By day, Lisa Rosado works as an elementary school principal. Come evening, the Ellicott City resident harks back to her own youth, lacing up her roller skates and gliding gracefully around a maple rink in Laurel as organ music booms from ceiling speakers.
I’m not usually much of a sports fan. I’ll watch a Maryland basketball or a Ravens game with Joe from time to time but left to my own devises, I’d rather read a book. This is not true, however, when it comes to the Olympic Games.
Vice President Mike Pence's refusal to stand for the Unified Korean team's introduction at the Opening Ceremony was ironic and hypocritical after he left an NFL game in which players knelt during the national anthem.
As she coped with the unwelcome end to her career as an Olympic figure skater, Kimmie Meissner wanted nothing to do with the sport that made her famous. A half-decade later, she goes to the rink almost every afternoon, drawn by the unfettered enthusiasm of the young skaters she coaches.
Don't miss The Columbia Figure Skating Club's annual holiday show, "Nutcracker on Ice," choreographed by Tim Murphy, Olympic gold medalist Dorothy Hamill's long-time choreographer, whose work you may remember from the full-length skating ballet production, "Cinderella, Frozen In Time," that toured the U.S. and aired on television.
By Lisa Regnante and email@example.com
As soon as you gobble up that Thanksgiving dinner, start searching for the sweet treats of "The Nutcracker" ballet. There are a dozen local productions of this holiday chestnut, both grand scale and those geared for the little ones, some starting this Thanksgiving weekend. A few are professional visions with visiting guest artists, but don't underestimate the joys of a neighborhood showcase filled with sweet little ones romping about the stage dressed up like mice and steadfast soldiers.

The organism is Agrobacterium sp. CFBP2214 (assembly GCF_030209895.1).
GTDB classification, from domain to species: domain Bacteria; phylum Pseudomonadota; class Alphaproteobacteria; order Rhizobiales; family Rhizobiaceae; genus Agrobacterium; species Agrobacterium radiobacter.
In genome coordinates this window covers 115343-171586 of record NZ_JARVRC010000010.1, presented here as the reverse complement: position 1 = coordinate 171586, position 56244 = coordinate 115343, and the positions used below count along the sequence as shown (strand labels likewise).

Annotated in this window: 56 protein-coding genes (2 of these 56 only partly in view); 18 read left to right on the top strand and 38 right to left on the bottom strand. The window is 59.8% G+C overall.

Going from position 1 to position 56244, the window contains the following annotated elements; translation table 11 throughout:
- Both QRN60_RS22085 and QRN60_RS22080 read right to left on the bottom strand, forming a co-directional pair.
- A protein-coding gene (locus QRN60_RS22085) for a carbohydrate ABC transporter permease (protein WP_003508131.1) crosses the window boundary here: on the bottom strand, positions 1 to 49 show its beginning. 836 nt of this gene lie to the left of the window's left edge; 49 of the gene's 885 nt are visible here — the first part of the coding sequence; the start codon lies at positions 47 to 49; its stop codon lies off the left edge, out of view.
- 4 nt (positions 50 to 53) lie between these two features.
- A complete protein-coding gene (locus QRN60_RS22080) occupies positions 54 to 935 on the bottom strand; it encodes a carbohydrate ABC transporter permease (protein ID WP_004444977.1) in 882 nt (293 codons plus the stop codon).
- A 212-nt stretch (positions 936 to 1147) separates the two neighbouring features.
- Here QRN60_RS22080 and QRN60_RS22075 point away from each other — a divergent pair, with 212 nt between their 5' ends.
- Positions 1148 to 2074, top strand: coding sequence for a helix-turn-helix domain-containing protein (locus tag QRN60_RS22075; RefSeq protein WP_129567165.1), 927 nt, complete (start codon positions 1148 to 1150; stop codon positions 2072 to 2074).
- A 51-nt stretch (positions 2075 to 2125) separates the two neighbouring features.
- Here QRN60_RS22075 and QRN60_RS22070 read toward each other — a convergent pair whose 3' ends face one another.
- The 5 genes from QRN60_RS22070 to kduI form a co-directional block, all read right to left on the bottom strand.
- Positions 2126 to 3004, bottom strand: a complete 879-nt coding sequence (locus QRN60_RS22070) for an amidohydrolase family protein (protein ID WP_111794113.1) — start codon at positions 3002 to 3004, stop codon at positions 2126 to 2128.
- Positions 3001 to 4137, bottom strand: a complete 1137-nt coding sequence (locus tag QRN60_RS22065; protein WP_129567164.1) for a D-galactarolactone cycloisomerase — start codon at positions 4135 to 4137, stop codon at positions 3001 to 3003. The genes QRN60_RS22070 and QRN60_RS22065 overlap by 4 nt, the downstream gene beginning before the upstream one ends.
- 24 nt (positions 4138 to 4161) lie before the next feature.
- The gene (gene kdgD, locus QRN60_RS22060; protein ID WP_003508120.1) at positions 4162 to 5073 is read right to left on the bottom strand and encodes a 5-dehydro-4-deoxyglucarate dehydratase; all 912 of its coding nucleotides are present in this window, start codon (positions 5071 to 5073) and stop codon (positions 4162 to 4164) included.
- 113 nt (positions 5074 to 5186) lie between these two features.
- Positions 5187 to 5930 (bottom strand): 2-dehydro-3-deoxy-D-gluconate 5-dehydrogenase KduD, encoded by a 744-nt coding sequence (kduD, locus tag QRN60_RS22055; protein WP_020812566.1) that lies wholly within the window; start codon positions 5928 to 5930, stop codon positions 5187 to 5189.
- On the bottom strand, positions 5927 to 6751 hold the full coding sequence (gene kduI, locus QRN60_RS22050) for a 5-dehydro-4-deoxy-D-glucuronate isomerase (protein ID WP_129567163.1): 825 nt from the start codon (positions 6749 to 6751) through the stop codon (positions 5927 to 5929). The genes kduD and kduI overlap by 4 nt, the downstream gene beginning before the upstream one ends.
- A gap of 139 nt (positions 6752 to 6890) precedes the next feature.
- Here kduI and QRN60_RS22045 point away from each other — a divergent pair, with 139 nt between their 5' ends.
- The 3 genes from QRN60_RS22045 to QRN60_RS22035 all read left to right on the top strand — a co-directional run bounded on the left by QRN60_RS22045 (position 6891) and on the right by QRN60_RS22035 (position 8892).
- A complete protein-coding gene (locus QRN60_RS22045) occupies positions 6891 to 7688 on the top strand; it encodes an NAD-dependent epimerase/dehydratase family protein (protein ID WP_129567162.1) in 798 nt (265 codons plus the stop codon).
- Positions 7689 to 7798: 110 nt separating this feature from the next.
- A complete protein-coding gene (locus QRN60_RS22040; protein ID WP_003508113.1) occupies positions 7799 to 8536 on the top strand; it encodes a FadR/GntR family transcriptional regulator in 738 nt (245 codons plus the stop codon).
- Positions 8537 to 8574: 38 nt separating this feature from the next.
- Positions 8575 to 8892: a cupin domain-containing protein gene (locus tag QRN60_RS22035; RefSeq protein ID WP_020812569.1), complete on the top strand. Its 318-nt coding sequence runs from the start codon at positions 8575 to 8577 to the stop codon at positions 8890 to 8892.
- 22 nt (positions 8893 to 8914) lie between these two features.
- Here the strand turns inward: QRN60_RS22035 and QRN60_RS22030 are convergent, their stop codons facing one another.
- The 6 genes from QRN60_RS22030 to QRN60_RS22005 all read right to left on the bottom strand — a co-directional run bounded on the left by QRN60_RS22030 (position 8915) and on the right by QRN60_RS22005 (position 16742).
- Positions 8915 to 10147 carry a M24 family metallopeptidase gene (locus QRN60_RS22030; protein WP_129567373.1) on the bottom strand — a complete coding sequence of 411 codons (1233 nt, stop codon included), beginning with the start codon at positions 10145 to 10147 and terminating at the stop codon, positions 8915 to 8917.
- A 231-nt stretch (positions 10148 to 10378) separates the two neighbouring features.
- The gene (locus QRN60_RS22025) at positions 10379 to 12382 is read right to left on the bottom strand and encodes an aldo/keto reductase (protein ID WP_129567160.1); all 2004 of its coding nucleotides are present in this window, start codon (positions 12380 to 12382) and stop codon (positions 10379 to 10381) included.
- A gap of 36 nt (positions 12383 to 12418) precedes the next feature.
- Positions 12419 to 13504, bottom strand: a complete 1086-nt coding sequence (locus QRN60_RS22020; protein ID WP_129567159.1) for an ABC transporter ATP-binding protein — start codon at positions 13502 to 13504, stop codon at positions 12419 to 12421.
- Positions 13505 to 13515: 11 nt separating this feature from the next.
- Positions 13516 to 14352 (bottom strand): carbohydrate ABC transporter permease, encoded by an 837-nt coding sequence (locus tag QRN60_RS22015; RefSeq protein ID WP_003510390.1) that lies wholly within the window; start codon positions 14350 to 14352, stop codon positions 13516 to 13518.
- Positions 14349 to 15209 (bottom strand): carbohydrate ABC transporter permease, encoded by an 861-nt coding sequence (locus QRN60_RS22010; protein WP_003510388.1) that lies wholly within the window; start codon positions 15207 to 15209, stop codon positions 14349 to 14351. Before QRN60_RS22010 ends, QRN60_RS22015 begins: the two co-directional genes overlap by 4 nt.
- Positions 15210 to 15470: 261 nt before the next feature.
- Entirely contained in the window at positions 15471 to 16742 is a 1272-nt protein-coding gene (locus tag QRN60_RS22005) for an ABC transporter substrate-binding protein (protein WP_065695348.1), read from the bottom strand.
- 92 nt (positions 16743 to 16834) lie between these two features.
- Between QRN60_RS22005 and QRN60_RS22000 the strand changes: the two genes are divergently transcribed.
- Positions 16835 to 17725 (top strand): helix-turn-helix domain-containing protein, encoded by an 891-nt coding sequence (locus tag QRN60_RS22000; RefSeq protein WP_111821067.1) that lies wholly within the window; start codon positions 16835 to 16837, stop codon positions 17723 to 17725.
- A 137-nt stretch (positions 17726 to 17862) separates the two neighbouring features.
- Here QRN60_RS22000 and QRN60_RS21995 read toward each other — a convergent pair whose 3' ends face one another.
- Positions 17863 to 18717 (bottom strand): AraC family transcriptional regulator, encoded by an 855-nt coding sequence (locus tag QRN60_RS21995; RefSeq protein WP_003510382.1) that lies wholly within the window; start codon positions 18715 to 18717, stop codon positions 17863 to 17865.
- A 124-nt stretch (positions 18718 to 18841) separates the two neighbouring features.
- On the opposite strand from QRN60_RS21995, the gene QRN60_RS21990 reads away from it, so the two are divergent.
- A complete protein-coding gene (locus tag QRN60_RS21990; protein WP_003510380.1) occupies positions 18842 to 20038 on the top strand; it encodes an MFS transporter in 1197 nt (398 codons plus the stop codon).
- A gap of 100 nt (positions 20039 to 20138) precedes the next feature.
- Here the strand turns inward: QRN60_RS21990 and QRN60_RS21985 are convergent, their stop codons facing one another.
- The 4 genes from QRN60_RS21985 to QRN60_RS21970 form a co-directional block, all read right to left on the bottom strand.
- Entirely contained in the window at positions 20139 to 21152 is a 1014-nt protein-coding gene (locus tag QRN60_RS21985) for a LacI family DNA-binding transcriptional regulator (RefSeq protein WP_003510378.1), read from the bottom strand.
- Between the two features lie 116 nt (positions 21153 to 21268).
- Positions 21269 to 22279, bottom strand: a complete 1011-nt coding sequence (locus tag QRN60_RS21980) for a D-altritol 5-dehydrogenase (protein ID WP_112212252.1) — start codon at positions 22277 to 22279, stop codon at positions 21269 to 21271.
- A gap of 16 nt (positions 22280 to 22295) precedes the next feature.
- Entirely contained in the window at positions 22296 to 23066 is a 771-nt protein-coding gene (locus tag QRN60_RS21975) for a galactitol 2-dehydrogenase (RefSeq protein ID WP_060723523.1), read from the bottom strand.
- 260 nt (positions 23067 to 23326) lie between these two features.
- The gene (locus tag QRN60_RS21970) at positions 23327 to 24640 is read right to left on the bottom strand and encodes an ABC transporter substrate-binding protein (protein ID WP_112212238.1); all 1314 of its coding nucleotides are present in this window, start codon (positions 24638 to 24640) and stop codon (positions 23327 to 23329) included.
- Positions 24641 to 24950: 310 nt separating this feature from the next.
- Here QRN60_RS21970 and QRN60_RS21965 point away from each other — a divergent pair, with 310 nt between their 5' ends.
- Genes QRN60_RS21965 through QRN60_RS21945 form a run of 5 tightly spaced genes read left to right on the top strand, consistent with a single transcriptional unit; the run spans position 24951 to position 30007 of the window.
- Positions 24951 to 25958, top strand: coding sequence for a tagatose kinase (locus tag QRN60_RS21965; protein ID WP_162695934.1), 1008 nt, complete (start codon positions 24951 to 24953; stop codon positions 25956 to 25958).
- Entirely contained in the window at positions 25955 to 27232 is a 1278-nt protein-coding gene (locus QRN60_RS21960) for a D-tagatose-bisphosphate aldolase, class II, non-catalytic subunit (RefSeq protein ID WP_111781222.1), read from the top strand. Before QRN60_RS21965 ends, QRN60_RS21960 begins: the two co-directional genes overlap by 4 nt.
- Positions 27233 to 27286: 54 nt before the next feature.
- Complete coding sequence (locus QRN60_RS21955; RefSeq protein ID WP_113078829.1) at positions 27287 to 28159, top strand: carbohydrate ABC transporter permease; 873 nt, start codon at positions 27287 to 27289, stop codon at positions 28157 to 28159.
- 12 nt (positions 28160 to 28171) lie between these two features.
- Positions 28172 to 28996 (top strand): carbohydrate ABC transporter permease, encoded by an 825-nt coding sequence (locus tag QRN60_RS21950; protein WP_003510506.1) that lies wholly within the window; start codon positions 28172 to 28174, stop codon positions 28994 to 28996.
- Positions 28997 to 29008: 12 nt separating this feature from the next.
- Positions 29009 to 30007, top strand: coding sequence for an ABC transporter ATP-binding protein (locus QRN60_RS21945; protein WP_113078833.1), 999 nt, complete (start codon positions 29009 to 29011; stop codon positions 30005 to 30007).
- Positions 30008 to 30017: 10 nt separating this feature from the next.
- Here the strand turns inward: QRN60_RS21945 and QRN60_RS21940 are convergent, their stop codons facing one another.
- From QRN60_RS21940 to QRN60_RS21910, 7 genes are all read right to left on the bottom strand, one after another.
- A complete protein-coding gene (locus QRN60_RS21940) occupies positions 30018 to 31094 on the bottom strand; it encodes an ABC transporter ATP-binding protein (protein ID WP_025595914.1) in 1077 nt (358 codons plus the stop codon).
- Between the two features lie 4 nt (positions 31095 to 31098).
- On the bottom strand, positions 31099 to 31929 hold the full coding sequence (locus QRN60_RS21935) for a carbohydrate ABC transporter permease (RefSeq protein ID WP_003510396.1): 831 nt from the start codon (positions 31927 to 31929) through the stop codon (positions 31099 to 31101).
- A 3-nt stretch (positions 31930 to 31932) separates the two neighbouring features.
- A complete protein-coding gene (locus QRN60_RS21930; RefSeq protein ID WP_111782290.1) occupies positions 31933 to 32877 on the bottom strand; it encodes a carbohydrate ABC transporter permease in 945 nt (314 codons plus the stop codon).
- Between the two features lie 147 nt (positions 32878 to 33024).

In 1997, the first Disney Channel Original Movie was released. "Brink," the long-running series' first sports film, came out the following year. Its story followed a made-for-cable-TV archetype: Protagonist and antagonist rise to athletic prominence. Turf war ensues. Goodness and decency prevail.
Susan Mead's daughter, Tiffany, was in high school in September 1996 when The Gardens Ice House opened in West Laurel. At the time, Tiffany was an aspiring figure skater from Oakland Mills High training at a rink in Virginia, but she switched to The Gardens once her mother began to work there. Nearly 20 years later, Mead is administrating the Learn To Skate program at The Gardens and is one of several front office employees and instructors who have remained at the 150,000-square-foot facility